Gold’s down this year, fairly dramatically so. This has some investors proclaiming the shiny stuff’s irreversible demise, or maybe wondering why they ever bought into it in the first place.
My view is less dramatic: there’s always something that’s down, but rarely are all asset classes down at the same time. Right now stocks are strong and gold is weak. But the reverse has often been true, and will likely be true again.
Let’s take a short trip down memory lane and put things in perspective.
The graphic above shows how the returns of seven different asset classes have ranked over the last few years. The asset classes, represented by widely held ETFs, are color-coded on the left. The gold ETF, GLD, is shown as gold. International stocks are white, etc.
Gold’s poor recent performance is represented by its position at the bottom of the right hand column. Its negative return is surely a disappointment to gold holders today, but in 2010 and 2011 it topped the chart, and over the last decade or so, the return on gold has been enviable.
By the same token, the lavender-colored emerging markets box was dead last in 2008 but first by a wide margin in 2009 (with a remarkable +75 percent return). Go figure.
If you’re looking for the pattern in this checkerboard, I wish you luck. Between 2008 and 2009, the rankings basically reversed order, and since then it looks like random hopscotch.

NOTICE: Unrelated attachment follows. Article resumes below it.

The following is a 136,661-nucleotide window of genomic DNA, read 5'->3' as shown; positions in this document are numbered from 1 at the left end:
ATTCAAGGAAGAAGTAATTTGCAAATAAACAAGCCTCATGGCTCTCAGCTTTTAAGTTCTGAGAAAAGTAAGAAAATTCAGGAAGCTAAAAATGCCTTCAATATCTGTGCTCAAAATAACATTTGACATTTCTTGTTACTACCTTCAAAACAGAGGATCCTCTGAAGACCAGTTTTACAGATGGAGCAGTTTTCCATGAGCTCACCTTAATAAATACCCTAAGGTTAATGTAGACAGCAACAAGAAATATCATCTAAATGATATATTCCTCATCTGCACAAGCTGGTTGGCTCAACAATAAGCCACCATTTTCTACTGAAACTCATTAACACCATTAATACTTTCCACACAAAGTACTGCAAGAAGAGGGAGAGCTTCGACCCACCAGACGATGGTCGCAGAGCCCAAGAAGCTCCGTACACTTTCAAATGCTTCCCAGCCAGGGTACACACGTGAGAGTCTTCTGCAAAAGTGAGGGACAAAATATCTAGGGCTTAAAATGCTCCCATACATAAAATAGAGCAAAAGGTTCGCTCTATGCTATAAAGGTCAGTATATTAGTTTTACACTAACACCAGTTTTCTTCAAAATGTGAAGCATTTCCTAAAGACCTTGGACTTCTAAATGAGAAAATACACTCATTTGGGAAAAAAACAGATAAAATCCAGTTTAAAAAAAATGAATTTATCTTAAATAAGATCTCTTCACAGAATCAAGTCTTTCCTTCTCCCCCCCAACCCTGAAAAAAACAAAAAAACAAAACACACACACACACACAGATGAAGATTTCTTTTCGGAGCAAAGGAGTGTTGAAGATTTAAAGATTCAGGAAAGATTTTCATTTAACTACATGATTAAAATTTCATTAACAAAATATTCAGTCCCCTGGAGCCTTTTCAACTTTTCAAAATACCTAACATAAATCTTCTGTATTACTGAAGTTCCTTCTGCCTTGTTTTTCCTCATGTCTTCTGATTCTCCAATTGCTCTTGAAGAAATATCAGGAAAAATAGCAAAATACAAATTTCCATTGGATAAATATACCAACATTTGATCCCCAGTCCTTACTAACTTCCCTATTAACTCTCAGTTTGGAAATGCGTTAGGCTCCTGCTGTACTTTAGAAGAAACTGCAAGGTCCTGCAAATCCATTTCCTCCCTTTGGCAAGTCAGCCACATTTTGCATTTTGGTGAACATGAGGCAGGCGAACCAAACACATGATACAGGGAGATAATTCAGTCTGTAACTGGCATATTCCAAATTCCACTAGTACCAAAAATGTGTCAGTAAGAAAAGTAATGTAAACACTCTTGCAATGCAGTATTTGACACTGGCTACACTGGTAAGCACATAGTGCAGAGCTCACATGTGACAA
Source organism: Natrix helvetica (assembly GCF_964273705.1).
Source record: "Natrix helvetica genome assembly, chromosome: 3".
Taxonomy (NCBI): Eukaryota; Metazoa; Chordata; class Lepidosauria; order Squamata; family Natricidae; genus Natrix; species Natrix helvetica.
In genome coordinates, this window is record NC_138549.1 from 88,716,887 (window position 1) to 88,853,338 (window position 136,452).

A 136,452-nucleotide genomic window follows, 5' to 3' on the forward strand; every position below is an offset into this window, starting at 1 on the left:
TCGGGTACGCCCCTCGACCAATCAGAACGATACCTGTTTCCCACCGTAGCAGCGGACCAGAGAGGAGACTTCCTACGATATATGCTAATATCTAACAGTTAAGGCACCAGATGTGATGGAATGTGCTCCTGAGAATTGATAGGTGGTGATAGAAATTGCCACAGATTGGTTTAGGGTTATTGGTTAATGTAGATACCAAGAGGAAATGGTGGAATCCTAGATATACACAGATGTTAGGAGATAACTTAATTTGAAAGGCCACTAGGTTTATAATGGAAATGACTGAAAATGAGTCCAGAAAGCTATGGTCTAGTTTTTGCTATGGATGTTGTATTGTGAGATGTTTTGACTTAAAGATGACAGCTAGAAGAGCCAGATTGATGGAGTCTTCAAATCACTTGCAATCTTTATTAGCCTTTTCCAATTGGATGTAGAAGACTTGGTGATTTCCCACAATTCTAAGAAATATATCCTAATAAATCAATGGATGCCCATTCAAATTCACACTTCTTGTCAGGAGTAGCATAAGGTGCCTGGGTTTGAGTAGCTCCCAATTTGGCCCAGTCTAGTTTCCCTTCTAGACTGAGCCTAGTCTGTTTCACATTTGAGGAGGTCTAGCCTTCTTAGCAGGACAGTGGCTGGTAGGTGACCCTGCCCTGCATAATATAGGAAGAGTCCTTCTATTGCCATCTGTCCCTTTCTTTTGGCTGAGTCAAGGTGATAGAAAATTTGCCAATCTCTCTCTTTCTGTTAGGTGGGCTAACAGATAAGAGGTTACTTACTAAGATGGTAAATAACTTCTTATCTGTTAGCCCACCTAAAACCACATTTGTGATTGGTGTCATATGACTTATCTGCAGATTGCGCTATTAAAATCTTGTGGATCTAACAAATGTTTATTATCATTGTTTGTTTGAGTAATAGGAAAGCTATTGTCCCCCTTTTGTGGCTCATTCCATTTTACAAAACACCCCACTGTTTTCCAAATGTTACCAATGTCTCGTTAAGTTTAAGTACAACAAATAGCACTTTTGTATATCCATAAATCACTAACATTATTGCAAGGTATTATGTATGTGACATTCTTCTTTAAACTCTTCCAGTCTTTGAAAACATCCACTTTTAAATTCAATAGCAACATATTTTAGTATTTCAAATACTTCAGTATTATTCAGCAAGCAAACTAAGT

Index investors like ourselves accept and embrace this apparent randomness. We don’t try to explain performance in the past or predict it in the future. We know in any given year there will be winners and losers and we expect to own some of both.
We’ve seen the poor track record of active managers who try to pick hot securities and time the market based on hunch, hope and what they see as patterns in charts like this one. (See “Charts look ominous, but can we trust them”.)
That’s not our approach. We’d rather own a diverse portfolio of low-expense, tax-efficient ETFs representing many asset classes. That way we know we’ll own the winners every year, and just as importantly, never have all our eggs in the worst-performing basket.
John Osbon – email@example.com